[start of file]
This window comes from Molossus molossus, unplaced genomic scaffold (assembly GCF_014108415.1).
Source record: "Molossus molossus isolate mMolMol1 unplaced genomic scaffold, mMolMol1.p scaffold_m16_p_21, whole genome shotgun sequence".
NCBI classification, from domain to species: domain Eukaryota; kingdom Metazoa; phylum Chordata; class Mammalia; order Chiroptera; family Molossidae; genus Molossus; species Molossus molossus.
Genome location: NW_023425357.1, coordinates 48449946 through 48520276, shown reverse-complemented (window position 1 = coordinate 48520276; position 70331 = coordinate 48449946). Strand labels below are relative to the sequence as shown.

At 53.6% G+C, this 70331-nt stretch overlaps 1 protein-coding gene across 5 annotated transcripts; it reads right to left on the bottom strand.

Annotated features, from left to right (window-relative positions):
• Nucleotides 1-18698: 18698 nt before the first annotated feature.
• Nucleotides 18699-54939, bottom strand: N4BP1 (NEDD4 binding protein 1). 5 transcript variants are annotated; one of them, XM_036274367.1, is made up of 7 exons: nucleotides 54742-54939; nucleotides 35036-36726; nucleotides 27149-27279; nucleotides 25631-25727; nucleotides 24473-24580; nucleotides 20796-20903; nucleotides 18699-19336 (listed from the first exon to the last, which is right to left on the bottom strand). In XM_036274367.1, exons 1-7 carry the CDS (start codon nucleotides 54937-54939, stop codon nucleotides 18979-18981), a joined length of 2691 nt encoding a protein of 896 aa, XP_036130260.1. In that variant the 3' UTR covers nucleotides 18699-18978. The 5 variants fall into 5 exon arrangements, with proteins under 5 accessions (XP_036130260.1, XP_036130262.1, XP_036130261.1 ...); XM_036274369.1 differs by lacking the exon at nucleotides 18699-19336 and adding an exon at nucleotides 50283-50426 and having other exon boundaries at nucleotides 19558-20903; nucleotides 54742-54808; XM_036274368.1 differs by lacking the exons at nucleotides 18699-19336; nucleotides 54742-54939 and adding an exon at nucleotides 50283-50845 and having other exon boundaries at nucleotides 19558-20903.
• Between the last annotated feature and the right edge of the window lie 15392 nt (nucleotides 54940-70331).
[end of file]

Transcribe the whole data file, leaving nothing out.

This window comes from Molossus molossus, unplaced genomic scaffold (assembly GCF_014108415.1).
Source record: "Molossus molossus isolate mMolMol1 unplaced genomic scaffold, mMolMol1.p scaffold_m16_p_21, whole genome shotgun sequence".
NCBI classification, from domain to species: domain Eukaryota; kingdom Metazoa; phylum Chordata; class Mammalia; order Chiroptera; family Molossidae; genus Molossus; species Molossus molossus.
Genome location: NW_023425357.1, coordinates 48449946 through 48520276, shown reverse-complemented (window position 1 = coordinate 48520276; position 70331 = coordinate 48449946). Strand labels below are relative to the sequence as shown.

At 53.6% G+C, this 70331-nt stretch overlaps 1 protein-coding gene across 5 annotated transcripts; it reads right to left on the bottom strand.

Annotated features, from left to right (window-relative positions):
• Nucleotides 1-18698: 18698 nt before the first annotated feature.
• Nucleotides 18699-54939, bottom strand: N4BP1 (NEDD4 binding protein 1). 5 transcript variants are annotated; one of them, XM_036274367.1, is made up of 7 exons: nucleotides 54742-54939; nucleotides 35036-36726; nucleotides 27149-27279; nucleotides 25631-25727; nucleotides 24473-24580; nucleotides 20796-20903; nucleotides 18699-19336 (listed from the first exon to the last, which is right to left on the bottom strand). In XM_036274367.1, exons 1-7 carry the CDS (start codon nucleotides 54937-54939, stop codon nucleotides 18979-18981), a joined length of 2691 nt encoding a protein of 896 aa, XP_036130260.1. In that variant the 3' UTR covers nucleotides 18699-18978. The 5 variants fall into 5 exon arrangements, with proteins under 5 accessions (XP_036130260.1, XP_036130262.1, XP_036130261.1 ...); XM_036274369.1 differs by lacking the exon at nucleotides 18699-19336 and adding an exon at nucleotides 50283-50426 and having other exon boundaries at nucleotides 19558-20903; nucleotides 54742-54808; XM_036274368.1 differs by lacking the exons at nucleotides 18699-19336; nucleotides 54742-54939 and adding an exon at nucleotides 50283-50845 and having other exon boundaries at nucleotides 19558-20903.
• Between the last annotated feature and the right edge of the window lie 15392 nt (nucleotides 54940-70331).